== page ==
Monday, August 6 1888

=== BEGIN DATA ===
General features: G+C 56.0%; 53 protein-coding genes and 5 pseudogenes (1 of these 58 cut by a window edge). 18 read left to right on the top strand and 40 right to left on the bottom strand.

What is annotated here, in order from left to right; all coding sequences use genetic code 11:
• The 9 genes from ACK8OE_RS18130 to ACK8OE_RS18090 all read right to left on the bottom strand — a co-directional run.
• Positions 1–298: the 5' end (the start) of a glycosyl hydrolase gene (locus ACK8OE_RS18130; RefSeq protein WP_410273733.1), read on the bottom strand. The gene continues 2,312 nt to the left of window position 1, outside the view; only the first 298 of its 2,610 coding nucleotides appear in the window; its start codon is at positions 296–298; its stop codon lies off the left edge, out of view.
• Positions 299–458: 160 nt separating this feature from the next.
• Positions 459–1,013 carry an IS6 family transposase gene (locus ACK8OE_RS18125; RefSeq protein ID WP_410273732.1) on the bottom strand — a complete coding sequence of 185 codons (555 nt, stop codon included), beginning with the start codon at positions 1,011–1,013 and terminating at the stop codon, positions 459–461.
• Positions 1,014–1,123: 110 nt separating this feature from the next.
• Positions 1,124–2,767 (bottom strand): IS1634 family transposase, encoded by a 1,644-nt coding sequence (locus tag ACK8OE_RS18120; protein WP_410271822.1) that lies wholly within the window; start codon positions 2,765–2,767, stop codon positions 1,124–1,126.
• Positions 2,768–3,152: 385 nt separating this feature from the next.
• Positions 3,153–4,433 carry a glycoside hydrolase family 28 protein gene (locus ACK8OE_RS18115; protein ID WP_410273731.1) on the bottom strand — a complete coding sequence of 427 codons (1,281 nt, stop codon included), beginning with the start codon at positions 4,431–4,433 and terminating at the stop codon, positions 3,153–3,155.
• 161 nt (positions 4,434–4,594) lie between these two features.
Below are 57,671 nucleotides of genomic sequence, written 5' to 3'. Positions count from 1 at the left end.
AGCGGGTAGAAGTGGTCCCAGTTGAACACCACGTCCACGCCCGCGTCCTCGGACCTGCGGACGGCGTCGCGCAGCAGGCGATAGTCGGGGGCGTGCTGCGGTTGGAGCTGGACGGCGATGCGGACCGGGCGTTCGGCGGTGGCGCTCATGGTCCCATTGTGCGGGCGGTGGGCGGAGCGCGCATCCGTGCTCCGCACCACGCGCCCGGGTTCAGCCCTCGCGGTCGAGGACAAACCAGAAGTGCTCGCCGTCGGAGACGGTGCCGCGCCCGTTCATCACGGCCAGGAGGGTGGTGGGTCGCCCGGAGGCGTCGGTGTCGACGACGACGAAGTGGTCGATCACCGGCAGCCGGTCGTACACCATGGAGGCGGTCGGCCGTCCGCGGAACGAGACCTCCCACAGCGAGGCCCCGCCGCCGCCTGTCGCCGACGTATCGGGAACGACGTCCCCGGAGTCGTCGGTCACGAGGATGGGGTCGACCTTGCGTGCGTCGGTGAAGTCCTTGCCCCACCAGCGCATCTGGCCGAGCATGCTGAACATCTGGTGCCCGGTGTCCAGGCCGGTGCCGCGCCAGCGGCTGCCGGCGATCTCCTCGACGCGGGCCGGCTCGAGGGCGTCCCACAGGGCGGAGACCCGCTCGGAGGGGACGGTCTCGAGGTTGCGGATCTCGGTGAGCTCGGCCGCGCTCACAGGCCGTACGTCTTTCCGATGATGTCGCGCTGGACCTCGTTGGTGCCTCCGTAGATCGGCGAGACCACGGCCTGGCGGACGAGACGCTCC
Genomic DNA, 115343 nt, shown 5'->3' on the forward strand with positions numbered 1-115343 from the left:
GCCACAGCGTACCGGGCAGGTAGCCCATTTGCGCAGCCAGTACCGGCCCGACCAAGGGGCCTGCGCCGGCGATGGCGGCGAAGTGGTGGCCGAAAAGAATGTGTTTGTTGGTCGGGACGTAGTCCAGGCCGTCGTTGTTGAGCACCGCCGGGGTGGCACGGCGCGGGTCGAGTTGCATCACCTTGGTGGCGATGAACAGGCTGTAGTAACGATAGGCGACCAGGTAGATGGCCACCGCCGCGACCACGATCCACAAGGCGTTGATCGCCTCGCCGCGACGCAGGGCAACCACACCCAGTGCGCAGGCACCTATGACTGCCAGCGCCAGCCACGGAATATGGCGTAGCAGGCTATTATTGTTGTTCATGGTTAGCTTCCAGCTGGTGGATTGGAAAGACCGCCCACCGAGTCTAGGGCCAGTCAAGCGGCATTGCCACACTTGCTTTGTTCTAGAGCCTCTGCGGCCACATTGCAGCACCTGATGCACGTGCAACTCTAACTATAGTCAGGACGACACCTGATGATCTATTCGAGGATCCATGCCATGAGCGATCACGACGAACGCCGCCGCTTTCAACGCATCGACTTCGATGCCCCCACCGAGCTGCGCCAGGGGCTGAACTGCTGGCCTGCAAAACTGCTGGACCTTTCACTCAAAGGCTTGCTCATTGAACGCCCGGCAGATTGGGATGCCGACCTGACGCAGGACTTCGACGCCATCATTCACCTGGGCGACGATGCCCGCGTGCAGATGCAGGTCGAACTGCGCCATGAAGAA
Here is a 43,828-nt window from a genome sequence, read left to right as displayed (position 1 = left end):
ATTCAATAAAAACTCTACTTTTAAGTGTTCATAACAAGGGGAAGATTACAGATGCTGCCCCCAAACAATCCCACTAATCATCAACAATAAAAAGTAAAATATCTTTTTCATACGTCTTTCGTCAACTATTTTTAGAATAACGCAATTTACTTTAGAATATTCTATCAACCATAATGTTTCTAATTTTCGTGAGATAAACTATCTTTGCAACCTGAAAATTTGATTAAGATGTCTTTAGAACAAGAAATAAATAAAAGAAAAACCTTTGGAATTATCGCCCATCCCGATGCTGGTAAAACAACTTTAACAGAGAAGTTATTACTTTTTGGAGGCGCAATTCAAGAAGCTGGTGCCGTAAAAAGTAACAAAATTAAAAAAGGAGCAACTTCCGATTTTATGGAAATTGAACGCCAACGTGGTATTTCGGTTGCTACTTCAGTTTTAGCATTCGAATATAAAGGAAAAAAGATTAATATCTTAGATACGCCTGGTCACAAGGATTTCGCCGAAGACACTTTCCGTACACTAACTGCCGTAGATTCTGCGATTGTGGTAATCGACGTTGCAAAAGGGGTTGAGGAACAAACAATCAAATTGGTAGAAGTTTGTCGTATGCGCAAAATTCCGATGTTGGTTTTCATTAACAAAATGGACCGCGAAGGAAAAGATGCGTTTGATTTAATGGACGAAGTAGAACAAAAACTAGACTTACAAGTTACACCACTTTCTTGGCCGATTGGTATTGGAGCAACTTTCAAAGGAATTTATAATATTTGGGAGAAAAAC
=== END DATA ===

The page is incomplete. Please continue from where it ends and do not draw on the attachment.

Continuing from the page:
In view of the very considerable stir made by the rival adapters of "The Strange Case of Dr. Jekyll and Mr. Hyde," it is possible that the public may have formed an exaggerated idea both of the dramatic merits of that work and of the power with which the dual personality of the central character is, or can be, presented on the stage. If Mr. Mansfield's appearance at the Lyceum on Saturday night caused just a shade of disappointment to fall upon the large and critical house that assembled in his honour, the effect is to be ascribed, perhaps, as much to an abuse of the "puff preliminary" as to any shortcomings in the actor's performance of his difficult, and somewhat oppressive task. There is but little scope for acting in what has been described as Mr. Stevenson's "psychological study." As applied to the dramatic version of Mr. Stevenson's book, the accuracy of the word "psychological" is open to question. There is no transfusion of thought or character between "Dr. Jekyll" and "Mr. Hyde." In look, dress, and action they are wholly distinct individuals; and Mr. Mansfield's appearances, now in the one part and now in the other, involve no more psychology than the "business" of a "quick-change artiste" in the music-halls. There is much more psychology, for example, in Mr. Irving's impersonation of Mathias in The Bells, where the conscience-stricken burgomaster leads a double life - one in the society of his family and friends, the other in the solitude of his chamber. But except in the hands of a master, psychology is of small account on the stage, which deals much more effectively with the cardinal passions. It is with no regret that we note the absence of the psychological element from the dramatic version of "Dr. Jekyll and Mr. Hyde." Much more important from the dramatic point of view is the absence of that conflict of passions or interests from which dramatic action springs. For Dr. Jekyll's engagement to the daughter of Sir Danvers Carew, whom, as Mr. Hyde, he murders, never assumes the dignity of a motive at all, or, indeed, appears in any light but that of a passing and wholly immaterial incident. The play is thus reduced to a mere string of episodes in connexion with the dual character of its hero. First Dr. Jekyll appears; next Mr. Hyde; then, after the metamorphosis has occurred a few times behind the scenes, Mr. Hyde changes into Dr. Jekyll under the eye of the house, but with "lights down," when he mixes and drinks his mysterious powders in Dr. Lanyon's study; finally Dr. Jekyll involuntarily falls back into the repulsive shape of Mr. Hyde, as he is looking out of a balcony at the back of the stage, and, having now exhausted his supply of "salt," takes poison and dies. Instead of trying to preserve or to suggest the identity of the two men in their different shapes, Mr. Mansfield, wisely, no doubt, in view of the importance of broad effects, presents them as separate characters, Dr. Jekyll being a somewhat bland and platitudinous philanthropist, who has a tendency to grope with his right hand in the region of his heart, while Mr. Hyde is a crouching, Quilp-like creature, a malignant Quasimodo, who hisses and snorts like a wild beast. As Dr. Jekyll, Mr. Mansfield does not strike one as an actor of remarkable resource; as Mr. Hyde, however, he plays with a rough vigour or power which, allied to his hideous aspect, thrills the house, producing a sensation composed in equal measure of the morbidly fascinating and the downright disagreeable. Studies of the horrible are not usually attractive to the public, who, after all, go to the theatre mainly for the purpose of being pleasantly entertained and lifted out of themselves. The truth of this axiom playwrights have more than once found to their cost. Still The Strange Case of Dr. Jekyll and Mr. Hyde appeals in a certain degree to the love of the occult which is deeply implanted in the human mind, and it may for that reason be able to hold its place in the Lyceum bill.